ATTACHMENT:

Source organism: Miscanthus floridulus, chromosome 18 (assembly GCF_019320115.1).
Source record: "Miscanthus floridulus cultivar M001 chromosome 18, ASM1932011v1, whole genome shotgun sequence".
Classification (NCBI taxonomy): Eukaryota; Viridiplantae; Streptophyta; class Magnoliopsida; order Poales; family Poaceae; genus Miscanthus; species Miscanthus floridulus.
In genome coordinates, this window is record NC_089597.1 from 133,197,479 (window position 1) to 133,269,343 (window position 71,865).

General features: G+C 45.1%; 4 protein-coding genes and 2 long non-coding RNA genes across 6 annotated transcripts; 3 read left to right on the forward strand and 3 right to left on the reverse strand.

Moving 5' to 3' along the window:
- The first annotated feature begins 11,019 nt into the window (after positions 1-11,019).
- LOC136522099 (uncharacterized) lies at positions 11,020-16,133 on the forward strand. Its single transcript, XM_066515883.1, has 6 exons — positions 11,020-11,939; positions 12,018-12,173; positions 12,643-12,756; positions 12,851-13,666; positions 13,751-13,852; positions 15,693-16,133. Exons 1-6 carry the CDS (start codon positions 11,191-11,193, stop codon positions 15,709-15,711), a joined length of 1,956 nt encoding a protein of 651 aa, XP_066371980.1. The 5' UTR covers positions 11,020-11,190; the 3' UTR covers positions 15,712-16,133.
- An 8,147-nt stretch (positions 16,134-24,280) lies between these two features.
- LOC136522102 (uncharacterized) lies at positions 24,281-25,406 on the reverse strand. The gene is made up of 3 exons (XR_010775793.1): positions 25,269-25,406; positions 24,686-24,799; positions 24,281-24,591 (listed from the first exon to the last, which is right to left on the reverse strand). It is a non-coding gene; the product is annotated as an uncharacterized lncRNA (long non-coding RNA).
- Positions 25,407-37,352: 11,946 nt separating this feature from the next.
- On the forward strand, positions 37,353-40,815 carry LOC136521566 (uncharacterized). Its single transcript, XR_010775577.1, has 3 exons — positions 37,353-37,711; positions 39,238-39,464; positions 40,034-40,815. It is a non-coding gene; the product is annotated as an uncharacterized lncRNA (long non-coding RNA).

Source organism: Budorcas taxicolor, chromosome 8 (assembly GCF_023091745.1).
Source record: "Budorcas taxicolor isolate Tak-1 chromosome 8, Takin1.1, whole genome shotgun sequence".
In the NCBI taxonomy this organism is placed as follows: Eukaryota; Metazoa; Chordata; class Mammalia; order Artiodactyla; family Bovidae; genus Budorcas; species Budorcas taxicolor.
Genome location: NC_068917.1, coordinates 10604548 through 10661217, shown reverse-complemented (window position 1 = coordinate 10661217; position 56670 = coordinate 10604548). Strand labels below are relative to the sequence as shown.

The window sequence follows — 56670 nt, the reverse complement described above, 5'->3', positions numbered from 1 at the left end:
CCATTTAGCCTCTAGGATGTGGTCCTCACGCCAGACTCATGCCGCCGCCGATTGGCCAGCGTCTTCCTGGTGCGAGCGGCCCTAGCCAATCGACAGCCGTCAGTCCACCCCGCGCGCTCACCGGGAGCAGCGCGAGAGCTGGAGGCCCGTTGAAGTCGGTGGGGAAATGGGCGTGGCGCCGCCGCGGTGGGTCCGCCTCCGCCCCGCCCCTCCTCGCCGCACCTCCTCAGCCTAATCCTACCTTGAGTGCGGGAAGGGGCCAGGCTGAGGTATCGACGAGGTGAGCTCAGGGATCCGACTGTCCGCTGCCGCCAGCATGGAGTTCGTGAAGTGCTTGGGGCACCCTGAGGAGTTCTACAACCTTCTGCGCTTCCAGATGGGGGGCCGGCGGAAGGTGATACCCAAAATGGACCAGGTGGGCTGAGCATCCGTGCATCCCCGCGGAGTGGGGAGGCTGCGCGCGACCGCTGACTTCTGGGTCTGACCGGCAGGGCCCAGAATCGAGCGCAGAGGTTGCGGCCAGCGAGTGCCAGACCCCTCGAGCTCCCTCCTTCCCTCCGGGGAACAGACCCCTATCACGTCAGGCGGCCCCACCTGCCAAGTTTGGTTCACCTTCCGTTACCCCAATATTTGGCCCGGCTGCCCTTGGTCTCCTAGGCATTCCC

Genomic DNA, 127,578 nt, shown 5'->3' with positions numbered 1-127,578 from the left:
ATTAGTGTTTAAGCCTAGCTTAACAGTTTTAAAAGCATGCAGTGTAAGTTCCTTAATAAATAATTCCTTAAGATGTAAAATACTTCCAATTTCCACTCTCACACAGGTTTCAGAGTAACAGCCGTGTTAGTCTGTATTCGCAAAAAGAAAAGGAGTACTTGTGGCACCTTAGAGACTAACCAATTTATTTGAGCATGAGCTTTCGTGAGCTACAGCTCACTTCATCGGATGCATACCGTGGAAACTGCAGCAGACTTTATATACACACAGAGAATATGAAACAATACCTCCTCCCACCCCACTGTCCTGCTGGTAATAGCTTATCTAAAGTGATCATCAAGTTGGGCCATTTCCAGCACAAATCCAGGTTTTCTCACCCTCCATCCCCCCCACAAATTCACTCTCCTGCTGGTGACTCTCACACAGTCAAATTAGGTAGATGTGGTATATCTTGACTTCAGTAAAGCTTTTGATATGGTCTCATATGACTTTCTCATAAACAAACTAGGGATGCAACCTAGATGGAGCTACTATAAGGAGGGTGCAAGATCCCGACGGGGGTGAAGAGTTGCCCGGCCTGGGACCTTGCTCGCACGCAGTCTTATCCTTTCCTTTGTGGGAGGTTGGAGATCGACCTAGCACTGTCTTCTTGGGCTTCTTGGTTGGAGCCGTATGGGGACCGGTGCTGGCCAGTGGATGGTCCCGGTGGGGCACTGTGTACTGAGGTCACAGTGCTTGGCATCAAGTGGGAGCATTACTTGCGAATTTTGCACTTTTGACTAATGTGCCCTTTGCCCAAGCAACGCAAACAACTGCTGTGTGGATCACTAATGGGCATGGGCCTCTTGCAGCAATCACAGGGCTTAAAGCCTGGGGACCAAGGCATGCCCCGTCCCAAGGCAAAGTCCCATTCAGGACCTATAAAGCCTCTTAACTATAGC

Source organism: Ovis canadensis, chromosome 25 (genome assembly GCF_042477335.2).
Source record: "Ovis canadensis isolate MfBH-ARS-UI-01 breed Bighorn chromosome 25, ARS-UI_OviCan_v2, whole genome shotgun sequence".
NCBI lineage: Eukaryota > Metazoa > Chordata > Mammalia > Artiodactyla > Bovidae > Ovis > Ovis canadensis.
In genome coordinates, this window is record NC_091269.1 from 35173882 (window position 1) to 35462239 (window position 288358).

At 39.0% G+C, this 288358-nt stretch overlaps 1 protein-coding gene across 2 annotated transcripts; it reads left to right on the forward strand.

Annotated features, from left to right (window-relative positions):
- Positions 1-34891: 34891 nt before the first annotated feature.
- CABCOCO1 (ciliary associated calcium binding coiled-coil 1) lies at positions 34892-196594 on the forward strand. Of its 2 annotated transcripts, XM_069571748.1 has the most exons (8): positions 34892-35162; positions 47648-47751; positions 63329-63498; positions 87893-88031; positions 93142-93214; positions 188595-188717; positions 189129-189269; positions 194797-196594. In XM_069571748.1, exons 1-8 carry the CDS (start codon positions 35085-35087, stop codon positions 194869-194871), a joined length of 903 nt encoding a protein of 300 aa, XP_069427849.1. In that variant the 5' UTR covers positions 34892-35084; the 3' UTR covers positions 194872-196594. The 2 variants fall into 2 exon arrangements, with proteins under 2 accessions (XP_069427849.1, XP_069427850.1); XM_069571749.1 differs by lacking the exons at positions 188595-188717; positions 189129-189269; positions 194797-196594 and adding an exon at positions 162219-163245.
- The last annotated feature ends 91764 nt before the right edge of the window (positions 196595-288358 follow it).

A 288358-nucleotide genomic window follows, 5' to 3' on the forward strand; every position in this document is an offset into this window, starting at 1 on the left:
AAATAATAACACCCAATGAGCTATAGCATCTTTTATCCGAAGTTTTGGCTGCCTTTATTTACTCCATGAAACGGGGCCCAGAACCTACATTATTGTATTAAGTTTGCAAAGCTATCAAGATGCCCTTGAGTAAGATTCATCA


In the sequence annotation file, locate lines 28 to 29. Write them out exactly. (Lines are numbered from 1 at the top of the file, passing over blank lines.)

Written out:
- CABCOCO1 (ciliary associated calcium binding coiled-coil 1) lies at positions 34892-196594 on the forward strand. Of its 2 annotated transcripts, XM_069571748.1 has the most exons (8): positions 34892-35162; positions 47648-47751; positions 63329-63498; positions 87893-88031; positions 93142-93214; positions 188595-188717; positions 189129-189269; positions 194797-196594. In XM_069571748.1, exons 1-8 carry the CDS (start codon positions 35085-35087, stop codon positions 194869-194871), a joined length of 903 nt encoding a protein of 300 aa, XP_069427849.1. In that variant the 5' UTR covers positions 34892-35084; the 3' UTR covers positions 194872-196594. The 2 variants fall into 2 exon arrangements, with proteins under 2 accessions (XP_069427849.1, XP_069427850.1); XM_069571749.1 differs by lacking the exons at positions 188595-188717; positions 189129-189269; positions 194797-196594 and adding an exon at positions 162219-163245.
- The last annotated feature ends 91764 nt before the right edge of the window (positions 196595-288358 follow it).